“When something gets hacked and Anonymous is responsible, in people’s minds they go fine that’s impressive, that’s very scary, but it’s Anonymous, Anonymous are this thing that can do everything. They’re everyone and no one, they have all the power… so no one really then protects themselves because they think hacking is this inevitable thing.”
Over 43,000 data leaks underscore SL cyber security need
The two ex-founder member of the internationally notorious hacktivist groups Anonymous and LulzSec have found over 43,000 individual data leaks belonging to .lk domains in just 32 out of a total 2,500 breaches.
The leaks, covering a span of about six years, are spread out across political, financial, military and business interests, the researcher claims.
Speaking to Daily FT on the sidelines of the 5th annual Cyber Security Summit, hacktivist turned ethical hacker Darren Martyn, now serving as a Security Researcher at the UK-based Xiphos Research Lab, said that his team have yet to form a full picture of what could be out there.
“So far we’ve collected evidence of 2,500 data breaches. That’s unique ones. That’s 2,500 different organisations whose data have leaked publicly to the internet. We only analysed 32 of those breaches. We haven’t had the time to go through the others yet. We need to validate and verify,” he told Daily FT.
Martyn and his colleague Jake Davis, both of whom were in Colombo for the 5th Annual Cyber Security Summit organised by the Daily FT in collaboration with CIRCA Holdings, had found passwords, emails and other personal information among the more than 43,000 leaks belonging to what Martyn called “important people.”
“The people affected probably have no idea their data has been made public by third parties,” he said.
According to Martyn, the leaked data had initially been made available for sale, but had eventually become available free of charge, leading him to believe that the hacks had been carried out with the intention of profiting.
Among the compromised organisations Martyn had found were at least one big-name commercial bank and an internet service provider (ISP).
However, he was quick to point out that some of the risks were not the victims’ fault.
“Those organisations had done nothing wrong. Maybe they just had a network appliance that was connected that had a vulnerability. We found that they had so many security issues but we can guarantee that every company has security issues,” he said.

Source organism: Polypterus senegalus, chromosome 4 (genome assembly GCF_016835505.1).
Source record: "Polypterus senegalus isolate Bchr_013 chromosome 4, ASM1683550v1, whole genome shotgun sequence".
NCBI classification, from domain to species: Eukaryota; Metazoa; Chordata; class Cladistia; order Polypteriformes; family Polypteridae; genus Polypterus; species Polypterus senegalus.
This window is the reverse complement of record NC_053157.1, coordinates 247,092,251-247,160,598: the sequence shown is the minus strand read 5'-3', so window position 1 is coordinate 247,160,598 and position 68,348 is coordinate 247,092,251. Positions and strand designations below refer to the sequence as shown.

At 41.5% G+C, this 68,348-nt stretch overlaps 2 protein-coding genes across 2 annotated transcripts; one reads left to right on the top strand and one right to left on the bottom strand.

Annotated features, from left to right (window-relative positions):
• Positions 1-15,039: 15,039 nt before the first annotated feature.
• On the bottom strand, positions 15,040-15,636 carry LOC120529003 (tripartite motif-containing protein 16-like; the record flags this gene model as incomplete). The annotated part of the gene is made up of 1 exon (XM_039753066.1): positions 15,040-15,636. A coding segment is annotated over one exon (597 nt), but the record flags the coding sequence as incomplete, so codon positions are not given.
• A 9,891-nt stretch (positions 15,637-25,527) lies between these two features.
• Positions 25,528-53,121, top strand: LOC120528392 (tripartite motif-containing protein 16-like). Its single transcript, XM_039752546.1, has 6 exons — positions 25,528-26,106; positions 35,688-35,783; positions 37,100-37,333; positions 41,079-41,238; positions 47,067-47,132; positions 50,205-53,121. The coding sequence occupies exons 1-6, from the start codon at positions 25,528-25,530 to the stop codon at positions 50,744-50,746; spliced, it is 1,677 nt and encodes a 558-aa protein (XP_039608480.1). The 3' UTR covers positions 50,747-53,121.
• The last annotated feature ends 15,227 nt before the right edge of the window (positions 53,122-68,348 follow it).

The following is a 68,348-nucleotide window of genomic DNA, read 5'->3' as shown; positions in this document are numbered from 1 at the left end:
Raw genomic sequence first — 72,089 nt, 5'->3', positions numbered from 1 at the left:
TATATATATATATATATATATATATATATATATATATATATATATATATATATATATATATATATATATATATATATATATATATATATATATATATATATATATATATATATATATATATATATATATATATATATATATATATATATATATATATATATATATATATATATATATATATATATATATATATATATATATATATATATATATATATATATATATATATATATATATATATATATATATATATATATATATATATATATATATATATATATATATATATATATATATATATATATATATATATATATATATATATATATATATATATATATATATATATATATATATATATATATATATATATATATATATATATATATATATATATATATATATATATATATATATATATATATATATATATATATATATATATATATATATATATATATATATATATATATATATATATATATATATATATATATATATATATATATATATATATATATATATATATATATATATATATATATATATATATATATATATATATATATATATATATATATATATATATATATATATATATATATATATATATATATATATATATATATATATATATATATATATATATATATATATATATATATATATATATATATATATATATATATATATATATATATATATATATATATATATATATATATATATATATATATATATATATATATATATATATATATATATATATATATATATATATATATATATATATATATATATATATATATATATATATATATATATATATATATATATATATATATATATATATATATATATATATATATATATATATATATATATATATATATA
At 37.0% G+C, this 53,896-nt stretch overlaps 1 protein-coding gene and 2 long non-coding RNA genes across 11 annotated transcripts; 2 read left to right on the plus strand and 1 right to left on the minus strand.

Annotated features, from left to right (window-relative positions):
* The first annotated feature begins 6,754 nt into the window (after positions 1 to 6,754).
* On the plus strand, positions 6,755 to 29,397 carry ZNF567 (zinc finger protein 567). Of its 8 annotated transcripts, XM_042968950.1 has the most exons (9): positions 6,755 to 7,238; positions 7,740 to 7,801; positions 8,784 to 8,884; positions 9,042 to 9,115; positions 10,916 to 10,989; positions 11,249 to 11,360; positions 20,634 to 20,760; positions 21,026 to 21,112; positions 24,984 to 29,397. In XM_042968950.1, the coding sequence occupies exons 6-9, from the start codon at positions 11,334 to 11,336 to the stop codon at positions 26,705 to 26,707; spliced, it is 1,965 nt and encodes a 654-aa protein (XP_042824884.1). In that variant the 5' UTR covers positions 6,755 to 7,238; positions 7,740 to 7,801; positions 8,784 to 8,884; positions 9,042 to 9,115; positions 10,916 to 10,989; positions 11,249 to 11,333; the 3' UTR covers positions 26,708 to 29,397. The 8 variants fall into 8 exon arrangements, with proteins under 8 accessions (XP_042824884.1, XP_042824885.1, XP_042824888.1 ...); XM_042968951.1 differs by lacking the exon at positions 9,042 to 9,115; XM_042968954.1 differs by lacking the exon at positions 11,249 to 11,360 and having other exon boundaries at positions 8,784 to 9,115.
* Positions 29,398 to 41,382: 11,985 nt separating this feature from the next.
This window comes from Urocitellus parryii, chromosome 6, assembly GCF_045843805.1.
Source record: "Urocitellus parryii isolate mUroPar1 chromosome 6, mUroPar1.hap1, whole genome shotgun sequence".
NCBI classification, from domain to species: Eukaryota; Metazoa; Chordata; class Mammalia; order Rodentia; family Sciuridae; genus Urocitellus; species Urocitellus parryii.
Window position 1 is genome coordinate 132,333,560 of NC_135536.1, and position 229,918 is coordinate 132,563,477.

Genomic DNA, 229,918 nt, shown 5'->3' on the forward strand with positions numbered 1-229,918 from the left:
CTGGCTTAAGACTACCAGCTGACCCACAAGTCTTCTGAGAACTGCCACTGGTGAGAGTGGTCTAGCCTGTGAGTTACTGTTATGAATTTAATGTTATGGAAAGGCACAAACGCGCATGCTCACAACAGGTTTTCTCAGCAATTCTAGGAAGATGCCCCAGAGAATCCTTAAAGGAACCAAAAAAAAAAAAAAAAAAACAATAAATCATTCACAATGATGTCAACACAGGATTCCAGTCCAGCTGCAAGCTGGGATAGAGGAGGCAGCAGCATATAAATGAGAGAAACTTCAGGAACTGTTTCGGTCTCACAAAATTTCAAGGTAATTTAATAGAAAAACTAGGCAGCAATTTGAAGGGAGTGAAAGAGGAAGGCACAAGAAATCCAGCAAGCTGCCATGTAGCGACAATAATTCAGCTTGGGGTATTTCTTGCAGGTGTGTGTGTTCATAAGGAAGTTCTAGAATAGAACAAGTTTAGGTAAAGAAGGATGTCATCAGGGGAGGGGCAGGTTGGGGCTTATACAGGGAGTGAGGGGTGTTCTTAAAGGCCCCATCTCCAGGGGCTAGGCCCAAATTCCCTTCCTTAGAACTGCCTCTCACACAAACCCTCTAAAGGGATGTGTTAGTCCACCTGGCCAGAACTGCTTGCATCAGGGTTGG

The vulnerabilities found, according to Martyn, were to do with how the victims had implemented Secure Sockets Layer (SSL) encryption, as well as Heartbleed, Freak and a few other well-known but easy-to-fix exploits. (Heartbleed is an information leakage vulnerability that allows an attacker to read memory from a server so they can leak information like usernames, passwords, encryption keys, etc.).
“All you have to do is upgrade the version of SSL and problem solved,” he told Daily FT. Asked if the organisations ought not to be more concerned, Martyn said it’s a lot to do with manpower, time and budget.
“They’re probably fixing more severe things, and that kind of got kicked down the pile a bit. I’d say that they’d probably fix it now,” he said.
He did, however, recommend a more rigorous patch management and ensuring that everything was up to date. Martyn also suggested haveibeenpwned.com as a possible tool to check what information, if any, has been compromised. Basic security measures such as a password manager are also recommended, he said.
“I assume everyone’s doing their best, but we always have to up the game a bit.”
Asked how damaging the leaks could potentially be, Martyn said: “If the criminals have the data already, if they were to start using that data, if those passwords were still valid quite a bit of damage could potentially be done. So it would be good to work on getting that fixed.”
“You’ll find data on anyone if you look hard enough. That’s the terrifying thing. It’s all available. You just have to find it,” he added.
Read more on the Cyber Security Summit:
More complex cyber security threats pose serious ongoing challenge to business
Cyber security is not a technology issue but an organisational need
Hackers find social media easy prey
Industrial Control Systems inherently vulnerable to cyber attacks
Personal data losses continue to accelerate
Cyber security implications in banking and financial services sector growing